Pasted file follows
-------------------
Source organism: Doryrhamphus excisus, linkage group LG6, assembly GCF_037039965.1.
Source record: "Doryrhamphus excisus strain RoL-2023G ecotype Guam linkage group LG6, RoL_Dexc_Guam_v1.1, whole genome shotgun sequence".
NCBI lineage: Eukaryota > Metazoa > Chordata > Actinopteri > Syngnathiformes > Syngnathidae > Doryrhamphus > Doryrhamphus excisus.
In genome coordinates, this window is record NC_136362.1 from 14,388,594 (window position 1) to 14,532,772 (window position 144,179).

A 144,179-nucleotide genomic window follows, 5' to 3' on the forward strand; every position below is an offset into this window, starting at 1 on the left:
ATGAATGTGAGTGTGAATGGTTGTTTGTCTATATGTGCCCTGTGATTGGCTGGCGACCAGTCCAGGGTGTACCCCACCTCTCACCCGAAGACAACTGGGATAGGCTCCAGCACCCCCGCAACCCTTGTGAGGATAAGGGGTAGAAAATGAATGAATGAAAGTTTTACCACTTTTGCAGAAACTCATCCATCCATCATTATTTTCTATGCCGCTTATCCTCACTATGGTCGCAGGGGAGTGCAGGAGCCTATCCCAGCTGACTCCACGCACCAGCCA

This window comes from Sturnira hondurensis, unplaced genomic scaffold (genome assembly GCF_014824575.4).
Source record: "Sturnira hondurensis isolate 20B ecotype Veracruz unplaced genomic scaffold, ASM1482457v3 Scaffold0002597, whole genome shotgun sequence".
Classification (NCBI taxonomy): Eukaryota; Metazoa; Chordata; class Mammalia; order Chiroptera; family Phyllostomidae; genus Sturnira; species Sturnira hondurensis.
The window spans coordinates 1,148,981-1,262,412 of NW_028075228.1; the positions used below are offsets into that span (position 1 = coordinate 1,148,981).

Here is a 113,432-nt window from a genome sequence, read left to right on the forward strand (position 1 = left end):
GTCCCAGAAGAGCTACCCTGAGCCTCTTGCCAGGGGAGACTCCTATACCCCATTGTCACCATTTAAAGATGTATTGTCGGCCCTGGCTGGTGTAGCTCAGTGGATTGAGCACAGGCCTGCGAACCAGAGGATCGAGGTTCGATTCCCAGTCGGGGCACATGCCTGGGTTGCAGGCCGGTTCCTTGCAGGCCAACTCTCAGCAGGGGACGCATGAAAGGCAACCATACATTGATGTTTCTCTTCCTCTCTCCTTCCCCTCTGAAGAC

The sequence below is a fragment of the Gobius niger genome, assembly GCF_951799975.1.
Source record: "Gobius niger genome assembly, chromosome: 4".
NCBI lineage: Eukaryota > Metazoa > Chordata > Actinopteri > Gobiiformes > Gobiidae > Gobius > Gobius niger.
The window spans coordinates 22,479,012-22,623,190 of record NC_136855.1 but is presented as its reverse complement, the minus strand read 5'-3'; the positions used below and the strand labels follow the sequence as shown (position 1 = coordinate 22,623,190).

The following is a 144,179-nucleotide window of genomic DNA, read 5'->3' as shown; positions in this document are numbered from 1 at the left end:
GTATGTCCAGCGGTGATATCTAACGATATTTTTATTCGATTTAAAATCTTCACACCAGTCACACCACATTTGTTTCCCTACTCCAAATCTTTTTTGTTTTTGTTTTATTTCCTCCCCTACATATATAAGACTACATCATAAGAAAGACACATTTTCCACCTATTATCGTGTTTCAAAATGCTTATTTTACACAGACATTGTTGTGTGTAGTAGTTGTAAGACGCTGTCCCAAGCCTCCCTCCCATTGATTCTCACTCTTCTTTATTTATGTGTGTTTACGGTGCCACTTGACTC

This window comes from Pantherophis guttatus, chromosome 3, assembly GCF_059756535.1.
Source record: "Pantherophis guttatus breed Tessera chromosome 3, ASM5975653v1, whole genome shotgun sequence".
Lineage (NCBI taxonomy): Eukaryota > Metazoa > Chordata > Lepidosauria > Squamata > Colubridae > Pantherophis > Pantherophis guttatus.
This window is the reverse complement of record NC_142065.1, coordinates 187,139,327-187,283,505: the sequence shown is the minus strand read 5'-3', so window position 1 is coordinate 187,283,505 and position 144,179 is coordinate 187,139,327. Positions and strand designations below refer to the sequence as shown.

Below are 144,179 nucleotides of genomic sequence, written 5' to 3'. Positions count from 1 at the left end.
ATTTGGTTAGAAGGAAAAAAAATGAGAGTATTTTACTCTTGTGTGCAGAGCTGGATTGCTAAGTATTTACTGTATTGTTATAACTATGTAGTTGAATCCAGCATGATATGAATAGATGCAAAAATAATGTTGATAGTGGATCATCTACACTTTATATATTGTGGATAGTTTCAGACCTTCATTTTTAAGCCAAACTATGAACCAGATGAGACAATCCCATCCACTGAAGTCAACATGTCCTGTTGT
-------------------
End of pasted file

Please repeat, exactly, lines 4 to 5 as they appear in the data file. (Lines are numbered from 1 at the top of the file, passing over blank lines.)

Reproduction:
In genome coordinates, this window is record NC_136362.1 from 14,388,594 (window position 1) to 14,532,772 (window position 144,179).

A 144,179-nucleotide genomic window follows, 5' to 3' on the forward strand; every position below is an offset into this window, starting at 1 on the left: